NEW YORK — It's fitting that Nora Ephron's swan song, the play "Lucky Guy," calls the Broadhurst Theatre on West 44th Street home. The venue, which has played host to productions of Agatha Christie's "Ten Little Indians," Neil Simon's "The Sunshine Boys," Peter Shaffer's "Amadeus" and Arthur Miller's "Death of a Salesman" over its century-long history, sits around the corner from the old New York Times Building that housed the operations of the Gray Lady for 94 years. And Ephron's play, while an account of the rise, fall and vindication of New York journalist Mike McAlary, is just as much a celebration of the profession the author, filmmaker and playwright once called her own.
Comedian Jerrod Carmichael hosted the 2013 South by Southwest (SXSW) Film Conference and Festival's jury and special awards ceremony tonight in Austin, Texas. Desin Daniel Cretton's "Short Term 12" and Ben Nabors's "William and the Windmill" took top honors in the narrative and documentary feature fields respectively.
Audience awards will be presented Saturday, March 16. The fest runs through Sunday, March 17.
Check out the full list of winners below.
A collective sigh may have been heard at many a viewing party a couple of weekends ago, when the Academy handed the Best Animated Feature Oscar to the conventional comforts of Pixar's "Brave" over the zappy multimedia invention of "Wreck-It Ralph," or the scrappy postmodernism of Tim Burton's "Frankenweenie." But it was easy enough to see what voters were going for: in a field thick with bristly new textures, the gentle, old-fashioned storytelling and comparative visual serenity of the Highland fairytale was that much more reassuring an option.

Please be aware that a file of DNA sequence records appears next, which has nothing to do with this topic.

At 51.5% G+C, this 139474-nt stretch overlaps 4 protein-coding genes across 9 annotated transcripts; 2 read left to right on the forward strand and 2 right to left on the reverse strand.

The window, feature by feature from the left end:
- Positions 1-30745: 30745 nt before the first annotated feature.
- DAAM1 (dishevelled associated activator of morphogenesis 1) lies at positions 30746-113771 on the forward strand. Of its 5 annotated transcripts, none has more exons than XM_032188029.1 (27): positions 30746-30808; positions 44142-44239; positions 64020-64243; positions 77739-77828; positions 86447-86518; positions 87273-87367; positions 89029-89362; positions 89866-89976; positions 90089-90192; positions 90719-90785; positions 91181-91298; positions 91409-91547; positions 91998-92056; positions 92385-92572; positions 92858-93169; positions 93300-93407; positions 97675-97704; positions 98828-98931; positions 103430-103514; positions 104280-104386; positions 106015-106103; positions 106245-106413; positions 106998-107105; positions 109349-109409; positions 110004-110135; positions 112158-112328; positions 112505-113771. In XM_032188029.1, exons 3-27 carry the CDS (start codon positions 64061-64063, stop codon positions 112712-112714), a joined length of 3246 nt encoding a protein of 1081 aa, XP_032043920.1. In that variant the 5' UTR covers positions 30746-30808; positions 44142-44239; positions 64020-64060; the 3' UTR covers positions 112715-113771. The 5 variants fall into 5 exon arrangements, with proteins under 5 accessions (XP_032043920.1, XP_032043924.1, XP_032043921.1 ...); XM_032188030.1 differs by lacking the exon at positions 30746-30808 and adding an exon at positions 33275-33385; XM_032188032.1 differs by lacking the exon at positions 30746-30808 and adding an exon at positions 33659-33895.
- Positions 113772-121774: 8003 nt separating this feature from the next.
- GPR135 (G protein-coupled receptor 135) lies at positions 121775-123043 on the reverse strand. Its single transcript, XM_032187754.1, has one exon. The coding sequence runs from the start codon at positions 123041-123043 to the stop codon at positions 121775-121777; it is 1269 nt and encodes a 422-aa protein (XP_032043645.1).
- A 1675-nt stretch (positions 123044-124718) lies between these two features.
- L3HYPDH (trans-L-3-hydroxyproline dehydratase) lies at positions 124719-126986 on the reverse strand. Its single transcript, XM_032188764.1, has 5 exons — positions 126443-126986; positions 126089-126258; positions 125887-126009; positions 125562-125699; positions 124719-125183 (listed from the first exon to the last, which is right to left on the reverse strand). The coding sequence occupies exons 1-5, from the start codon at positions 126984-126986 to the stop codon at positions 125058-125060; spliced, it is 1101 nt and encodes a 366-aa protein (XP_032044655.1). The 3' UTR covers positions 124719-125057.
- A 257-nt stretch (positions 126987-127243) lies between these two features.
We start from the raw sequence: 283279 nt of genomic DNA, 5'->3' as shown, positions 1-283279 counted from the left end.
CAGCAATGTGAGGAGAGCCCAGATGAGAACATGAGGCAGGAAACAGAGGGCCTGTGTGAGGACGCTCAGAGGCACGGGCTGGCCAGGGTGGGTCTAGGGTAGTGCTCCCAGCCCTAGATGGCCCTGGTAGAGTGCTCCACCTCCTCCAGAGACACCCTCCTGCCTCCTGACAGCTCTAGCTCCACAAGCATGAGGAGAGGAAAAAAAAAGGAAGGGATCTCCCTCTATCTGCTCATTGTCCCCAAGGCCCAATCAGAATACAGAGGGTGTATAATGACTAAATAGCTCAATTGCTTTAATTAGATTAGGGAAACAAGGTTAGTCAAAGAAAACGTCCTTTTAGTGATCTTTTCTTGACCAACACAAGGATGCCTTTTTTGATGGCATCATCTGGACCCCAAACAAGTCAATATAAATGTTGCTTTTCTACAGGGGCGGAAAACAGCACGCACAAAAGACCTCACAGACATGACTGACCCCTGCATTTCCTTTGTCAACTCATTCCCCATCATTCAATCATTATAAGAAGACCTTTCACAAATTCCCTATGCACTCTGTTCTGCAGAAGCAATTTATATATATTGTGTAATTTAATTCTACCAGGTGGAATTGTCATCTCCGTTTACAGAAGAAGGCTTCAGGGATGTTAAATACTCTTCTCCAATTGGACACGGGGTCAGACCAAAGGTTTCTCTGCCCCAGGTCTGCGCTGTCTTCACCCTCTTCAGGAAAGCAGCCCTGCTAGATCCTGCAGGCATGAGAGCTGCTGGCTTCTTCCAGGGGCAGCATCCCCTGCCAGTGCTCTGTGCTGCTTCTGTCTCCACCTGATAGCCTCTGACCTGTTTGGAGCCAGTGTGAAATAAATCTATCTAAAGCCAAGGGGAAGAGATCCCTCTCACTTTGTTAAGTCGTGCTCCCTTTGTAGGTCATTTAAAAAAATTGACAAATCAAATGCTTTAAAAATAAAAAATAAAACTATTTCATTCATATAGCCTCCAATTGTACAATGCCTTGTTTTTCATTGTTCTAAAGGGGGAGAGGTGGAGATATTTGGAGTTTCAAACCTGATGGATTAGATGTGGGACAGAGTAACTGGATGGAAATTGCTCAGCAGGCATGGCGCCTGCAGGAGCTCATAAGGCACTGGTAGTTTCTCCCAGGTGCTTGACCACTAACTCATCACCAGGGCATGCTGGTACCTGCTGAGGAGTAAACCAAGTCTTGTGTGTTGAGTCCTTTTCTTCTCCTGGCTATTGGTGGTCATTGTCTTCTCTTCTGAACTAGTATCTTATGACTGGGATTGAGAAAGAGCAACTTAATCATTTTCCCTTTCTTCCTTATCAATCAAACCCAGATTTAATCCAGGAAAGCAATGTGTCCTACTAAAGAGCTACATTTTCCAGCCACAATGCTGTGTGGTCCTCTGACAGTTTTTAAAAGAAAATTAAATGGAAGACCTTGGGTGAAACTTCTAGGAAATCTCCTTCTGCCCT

Not among the nominees, though it was on the category's shortlist, was "From Up on Poppy Hill" -- the latest from animation stalwarts Studio Ghibli. Only twice in the 12-year history of the animated feature Oscar has one of their films made the cut, yet Ghibli occupies a comparably elevated position to Pixar in the imaginations of animation enthusiasts. In an age where crude computer-animated money-grabbers are a dime a dozen, they're a trusted brand that stands for wholesome, attentive storytelling, meticulous artistry and genuine wonder.
When we laid out a slew of contenders for next year's Oscar season recently, we left off David O. Russell's currently untitled project revolving around the FBI's ABSCAM public corruption investigation of the 1970s and early 1980s. The reason was we weren't quite sure the film would make it out in time. Turns out, at least for now, that it will.
When Warner Bros' announced last year that they were shifting Baz Luhrmann's lavish 3D interpretation of "The Great Gatsby" from Christmas 2012 to an early summer release date, my first thought was that a Cannes date had to be on the cards. Then, when the film's US release date was nailed down as May 10, five days before the festival begins, I was both puzzled and doubtful: with US projects of that magnitude, Cannes tends to secure the world premiere.
Turns out I overthought things, and that my initial instinct was correct. "The Great Gatsby" has been selected as the curtain-raiser for this year's Cannes Film Festival, 12 years after Luhrmann's "Moulin Rouge!" performed the same duty.